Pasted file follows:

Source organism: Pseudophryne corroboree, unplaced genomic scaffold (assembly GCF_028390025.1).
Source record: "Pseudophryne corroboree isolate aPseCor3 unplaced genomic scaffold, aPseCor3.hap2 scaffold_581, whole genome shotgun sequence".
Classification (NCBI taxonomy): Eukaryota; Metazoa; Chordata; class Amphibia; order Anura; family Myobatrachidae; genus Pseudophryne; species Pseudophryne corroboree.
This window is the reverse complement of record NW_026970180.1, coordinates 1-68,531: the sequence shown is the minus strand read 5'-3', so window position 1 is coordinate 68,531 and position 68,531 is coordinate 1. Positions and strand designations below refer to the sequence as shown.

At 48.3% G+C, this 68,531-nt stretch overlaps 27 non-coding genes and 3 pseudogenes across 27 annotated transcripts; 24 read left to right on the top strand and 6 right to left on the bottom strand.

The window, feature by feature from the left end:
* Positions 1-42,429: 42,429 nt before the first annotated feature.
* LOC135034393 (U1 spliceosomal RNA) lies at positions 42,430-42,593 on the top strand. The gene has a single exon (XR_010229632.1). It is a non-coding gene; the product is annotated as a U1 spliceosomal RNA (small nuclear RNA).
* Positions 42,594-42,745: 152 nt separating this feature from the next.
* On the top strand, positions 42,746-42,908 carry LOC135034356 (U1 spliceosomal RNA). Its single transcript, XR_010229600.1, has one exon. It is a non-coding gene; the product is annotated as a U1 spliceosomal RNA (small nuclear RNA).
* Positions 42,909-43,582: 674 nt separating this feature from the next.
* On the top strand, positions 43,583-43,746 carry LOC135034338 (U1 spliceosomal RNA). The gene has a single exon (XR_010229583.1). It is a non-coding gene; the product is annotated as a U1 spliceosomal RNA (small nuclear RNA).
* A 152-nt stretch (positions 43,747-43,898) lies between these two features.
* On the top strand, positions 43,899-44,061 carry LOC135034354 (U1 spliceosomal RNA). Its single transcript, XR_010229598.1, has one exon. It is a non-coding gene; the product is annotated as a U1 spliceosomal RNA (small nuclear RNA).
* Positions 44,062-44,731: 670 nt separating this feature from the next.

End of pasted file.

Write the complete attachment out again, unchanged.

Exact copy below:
Source organism: Pseudophryne corroboree, unplaced genomic scaffold (assembly GCF_028390025.1).
Source record: "Pseudophryne corroboree isolate aPseCor3 unplaced genomic scaffold, aPseCor3.hap2 scaffold_581, whole genome shotgun sequence".
Classification (NCBI taxonomy): Eukaryota; Metazoa; Chordata; class Amphibia; order Anura; family Myobatrachidae; genus Pseudophryne; species Pseudophryne corroboree.
This window is the reverse complement of record NW_026970180.1, coordinates 1-68,531: the sequence shown is the minus strand read 5'-3', so window position 1 is coordinate 68,531 and position 68,531 is coordinate 1. Positions and strand designations below refer to the sequence as shown.

At 48.3% G+C, this 68,531-nt stretch overlaps 27 non-coding genes and 3 pseudogenes across 27 annotated transcripts; 24 read left to right on the top strand and 6 right to left on the bottom strand.

The window, feature by feature from the left end:
* Positions 1-42,429: 42,429 nt before the first annotated feature.
* LOC135034393 (U1 spliceosomal RNA) lies at positions 42,430-42,593 on the top strand. The gene has a single exon (XR_010229632.1). It is a non-coding gene; the product is annotated as a U1 spliceosomal RNA (small nuclear RNA).
* Positions 42,594-42,745: 152 nt separating this feature from the next.
* On the top strand, positions 42,746-42,908 carry LOC135034356 (U1 spliceosomal RNA). Its single transcript, XR_010229600.1, has one exon. It is a non-coding gene; the product is annotated as a U1 spliceosomal RNA (small nuclear RNA).
* Positions 42,909-43,582: 674 nt separating this feature from the next.
* On the top strand, positions 43,583-43,746 carry LOC135034338 (U1 spliceosomal RNA). The gene has a single exon (XR_010229583.1). It is a non-coding gene; the product is annotated as a U1 spliceosomal RNA (small nuclear RNA).
* A 152-nt stretch (positions 43,747-43,898) lies between these two features.
* On the top strand, positions 43,899-44,061 carry LOC135034354 (U1 spliceosomal RNA). Its single transcript, XR_010229598.1, has one exon. It is a non-coding gene; the product is annotated as a U1 spliceosomal RNA (small nuclear RNA).
* Positions 44,062-44,731: 670 nt separating this feature from the next.